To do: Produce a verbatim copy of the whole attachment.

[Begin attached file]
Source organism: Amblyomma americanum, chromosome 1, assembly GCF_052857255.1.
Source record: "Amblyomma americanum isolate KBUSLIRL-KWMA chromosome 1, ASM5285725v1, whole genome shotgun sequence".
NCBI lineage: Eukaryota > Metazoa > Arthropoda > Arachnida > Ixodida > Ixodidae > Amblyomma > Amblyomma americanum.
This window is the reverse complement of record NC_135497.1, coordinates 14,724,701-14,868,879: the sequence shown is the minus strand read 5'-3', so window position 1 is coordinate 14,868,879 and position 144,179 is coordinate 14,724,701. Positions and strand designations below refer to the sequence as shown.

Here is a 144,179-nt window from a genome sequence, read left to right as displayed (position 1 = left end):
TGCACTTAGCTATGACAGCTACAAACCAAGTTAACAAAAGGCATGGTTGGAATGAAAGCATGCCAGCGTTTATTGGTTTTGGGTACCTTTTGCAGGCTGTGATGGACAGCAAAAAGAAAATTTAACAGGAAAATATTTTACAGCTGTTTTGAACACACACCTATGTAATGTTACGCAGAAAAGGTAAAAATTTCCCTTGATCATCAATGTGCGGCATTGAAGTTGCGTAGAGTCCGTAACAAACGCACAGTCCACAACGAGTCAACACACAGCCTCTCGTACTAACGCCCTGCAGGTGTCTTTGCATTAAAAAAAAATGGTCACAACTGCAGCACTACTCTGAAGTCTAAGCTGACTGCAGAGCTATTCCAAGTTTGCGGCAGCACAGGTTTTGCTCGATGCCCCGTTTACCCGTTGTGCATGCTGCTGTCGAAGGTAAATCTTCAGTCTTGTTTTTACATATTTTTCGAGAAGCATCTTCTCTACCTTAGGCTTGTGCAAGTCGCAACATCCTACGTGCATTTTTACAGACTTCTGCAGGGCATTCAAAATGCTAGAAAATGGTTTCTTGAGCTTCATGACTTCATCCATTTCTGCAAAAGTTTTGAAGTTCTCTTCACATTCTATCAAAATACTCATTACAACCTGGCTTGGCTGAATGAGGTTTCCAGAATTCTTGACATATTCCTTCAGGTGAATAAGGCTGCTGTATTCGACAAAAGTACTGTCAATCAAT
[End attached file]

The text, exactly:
Source organism: Amblyomma americanum, chromosome 1, assembly GCF_052857255.1.
Source record: "Amblyomma americanum isolate KBUSLIRL-KWMA chromosome 1, ASM5285725v1, whole genome shotgun sequence".
NCBI lineage: Eukaryota > Metazoa > Arthropoda > Arachnida > Ixodida > Ixodidae > Amblyomma > Amblyomma americanum.
This window is the reverse complement of record NC_135497.1, coordinates 14,724,701-14,868,879: the sequence shown is the minus strand read 5'-3', so window position 1 is coordinate 14,868,879 and position 144,179 is coordinate 14,724,701. Positions and strand designations below refer to the sequence as shown.

Here is a 144,179-nt window from a genome sequence, read left to right as displayed (position 1 = left end):
TGCACTTAGCTATGACAGCTACAAACCAAGTTAACAAAAGGCATGGTTGGAATGAAAGCATGCCAGCGTTTATTGGTTTTGGGTACCTTTTGCAGGCTGTGATGGACAGCAAAAAGAAAATTTAACAGGAAAATATTTTACAGCTGTTTTGAACACACACCTATGTAATGTTACGCAGAAAAGGTAAAAATTTCCCTTGATCATCAATGTGCGGCATTGAAGTTGCGTAGAGTCCGTAACAAACGCACAGTCCACAACGAGTCAACACACAGCCTCTCGTACTAACGCCCTGCAGGTGTCTTTGCATTAAAAAAAAATGGTCACAACTGCAGCACTACTCTGAAGTCTAAGCTGACTGCAGAGCTATTCCAAGTTTGCGGCAGCACAGGTTTTGCTCGATGCCCCGTTTACCCGTTGTGCATGCTGCTGTCGAAGGTAAATCTTCAGTCTTGTTTTTACATATTTTTCGAGAAGCATCTTCTCTACCTTAGGCTTGTGCAAGTCGCAACATCCTACGTGCATTTTTACAGACTTCTGCAGGGCATTCAAAATGCTAGAAAATGGTTTCTTGAGCTTCATGACTTCATCCATTTCTGCAAAAGTTTTGAAGTTCTCTTCACATTCTATCAAAATACTCATTACAACCTGGCTTGGCTGAATGAGGTTTCCAGAATTCTTGACATATTCCTTCAGGTGAATAAGGCTGCTGTATTCGACAAAAGTACTGTCAATCAAT